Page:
Academics develop innovative technology to tackle cyberbullies

Academics develop innovative technology to tackle cyberbullies

University of Wolverhampton academics are teaching computers to identify early warning signs of abusive behaviour online in a bid to outsmart cyberbullies.

Innovative ways to use technology to tackle abusers are being devised by the University’s Computational Linguistics Research Group.

Through automatic learning of features, clues, and patterns of cyberbullying related contents using natural language processing and machine learning computers will be able to recognise signs of abuse, which users and moderators can act upon.

Dr Vinita Nahar - Academics develop innovative technology to tackle cyber-bullies

Dr Vinita Nahar, Post-Doctoral Research Fellow in Natural Language Processing, is particularly focusing on understanding swearing use in Twitter.

She said it was a challenge to differentiate between expressing opinion and abuse of others but the project sought to examine these issues and establish the sentiment of the tweet.

“We are interested in developing predictive models to identify emerging cyberbullying activities in social networks, and identify the most influential bullies and the most offended victims,” said Dr Nahar.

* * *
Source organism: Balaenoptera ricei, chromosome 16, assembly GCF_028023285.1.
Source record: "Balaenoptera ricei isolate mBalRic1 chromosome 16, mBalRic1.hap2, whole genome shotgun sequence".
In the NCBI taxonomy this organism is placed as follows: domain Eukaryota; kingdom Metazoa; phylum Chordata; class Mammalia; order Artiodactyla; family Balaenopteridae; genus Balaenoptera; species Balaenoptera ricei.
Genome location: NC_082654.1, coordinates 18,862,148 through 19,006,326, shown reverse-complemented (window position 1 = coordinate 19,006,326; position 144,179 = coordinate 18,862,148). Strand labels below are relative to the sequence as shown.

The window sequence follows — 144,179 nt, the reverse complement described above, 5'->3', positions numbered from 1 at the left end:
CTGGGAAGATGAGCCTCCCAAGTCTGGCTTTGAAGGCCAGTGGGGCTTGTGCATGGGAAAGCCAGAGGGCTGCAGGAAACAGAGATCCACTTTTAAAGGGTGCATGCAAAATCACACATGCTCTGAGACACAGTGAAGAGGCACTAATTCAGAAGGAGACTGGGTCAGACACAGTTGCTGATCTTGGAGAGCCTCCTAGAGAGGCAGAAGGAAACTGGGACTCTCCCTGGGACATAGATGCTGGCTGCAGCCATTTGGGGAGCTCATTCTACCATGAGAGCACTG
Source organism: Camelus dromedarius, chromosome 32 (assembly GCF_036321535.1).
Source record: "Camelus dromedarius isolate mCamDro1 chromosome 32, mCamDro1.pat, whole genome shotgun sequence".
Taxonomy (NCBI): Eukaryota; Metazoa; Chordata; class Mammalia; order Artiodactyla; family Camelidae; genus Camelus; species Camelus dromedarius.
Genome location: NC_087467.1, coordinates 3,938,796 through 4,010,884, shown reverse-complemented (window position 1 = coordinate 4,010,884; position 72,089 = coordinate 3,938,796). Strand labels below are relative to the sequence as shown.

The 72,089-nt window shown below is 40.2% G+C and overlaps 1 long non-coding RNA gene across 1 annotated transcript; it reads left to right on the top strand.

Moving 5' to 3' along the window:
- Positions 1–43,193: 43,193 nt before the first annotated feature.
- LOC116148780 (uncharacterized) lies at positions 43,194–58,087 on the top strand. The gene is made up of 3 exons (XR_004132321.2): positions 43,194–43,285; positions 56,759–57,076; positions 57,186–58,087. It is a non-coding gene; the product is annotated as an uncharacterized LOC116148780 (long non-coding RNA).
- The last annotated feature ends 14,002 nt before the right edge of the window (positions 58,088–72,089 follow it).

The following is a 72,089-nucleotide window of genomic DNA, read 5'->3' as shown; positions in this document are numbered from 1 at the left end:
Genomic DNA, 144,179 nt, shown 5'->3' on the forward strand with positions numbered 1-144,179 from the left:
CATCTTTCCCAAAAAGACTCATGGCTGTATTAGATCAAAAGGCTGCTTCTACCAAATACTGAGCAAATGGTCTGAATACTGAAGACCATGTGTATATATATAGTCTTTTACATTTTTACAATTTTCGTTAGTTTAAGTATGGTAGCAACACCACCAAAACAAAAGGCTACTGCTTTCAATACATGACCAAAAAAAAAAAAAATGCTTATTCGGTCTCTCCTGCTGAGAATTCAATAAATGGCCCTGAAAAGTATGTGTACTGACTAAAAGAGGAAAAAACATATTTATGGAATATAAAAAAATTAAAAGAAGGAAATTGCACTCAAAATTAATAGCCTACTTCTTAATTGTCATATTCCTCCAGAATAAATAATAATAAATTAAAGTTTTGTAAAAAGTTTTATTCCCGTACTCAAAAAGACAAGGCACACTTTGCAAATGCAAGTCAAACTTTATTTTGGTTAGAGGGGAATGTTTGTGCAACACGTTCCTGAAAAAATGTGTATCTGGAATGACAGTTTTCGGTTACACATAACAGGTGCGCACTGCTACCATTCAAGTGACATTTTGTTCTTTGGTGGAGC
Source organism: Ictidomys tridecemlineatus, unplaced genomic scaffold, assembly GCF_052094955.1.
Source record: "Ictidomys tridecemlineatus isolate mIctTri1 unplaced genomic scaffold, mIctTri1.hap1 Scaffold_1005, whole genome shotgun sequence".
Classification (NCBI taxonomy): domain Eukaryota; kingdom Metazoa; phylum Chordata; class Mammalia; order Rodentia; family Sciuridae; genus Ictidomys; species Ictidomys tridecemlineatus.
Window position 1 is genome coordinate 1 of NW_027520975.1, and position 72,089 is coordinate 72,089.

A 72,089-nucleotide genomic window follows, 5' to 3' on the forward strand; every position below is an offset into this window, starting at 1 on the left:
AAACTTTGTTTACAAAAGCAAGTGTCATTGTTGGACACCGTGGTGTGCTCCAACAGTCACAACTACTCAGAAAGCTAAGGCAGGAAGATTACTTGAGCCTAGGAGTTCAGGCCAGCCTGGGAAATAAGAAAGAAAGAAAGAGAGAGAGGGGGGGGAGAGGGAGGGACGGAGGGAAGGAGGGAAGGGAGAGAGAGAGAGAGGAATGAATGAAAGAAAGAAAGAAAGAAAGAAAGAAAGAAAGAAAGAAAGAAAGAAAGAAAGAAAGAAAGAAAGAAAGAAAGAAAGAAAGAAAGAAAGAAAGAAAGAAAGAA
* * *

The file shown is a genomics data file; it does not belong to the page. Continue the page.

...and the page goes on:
“When bullying takes place in a virtual space, it is difficult for adults to monitor the actions of young children/students. Having an automatic system in place that can detect early signs of suspicious, abusive and offensive messages, and which can alert users or a moderator of its repetitive occurrence, can enable better prevention of potentially tragic outcomes, including suicide attempts by the cyberbullying victims.

“Cyberbullying detection has a positive impact on people’s lives.”

After the research is complete the model can be applied by teachers, parents, social media platforms and anywhere else where there is a potential risk of abuse. A pilot scheme is being planned with regional secondary schools.

 

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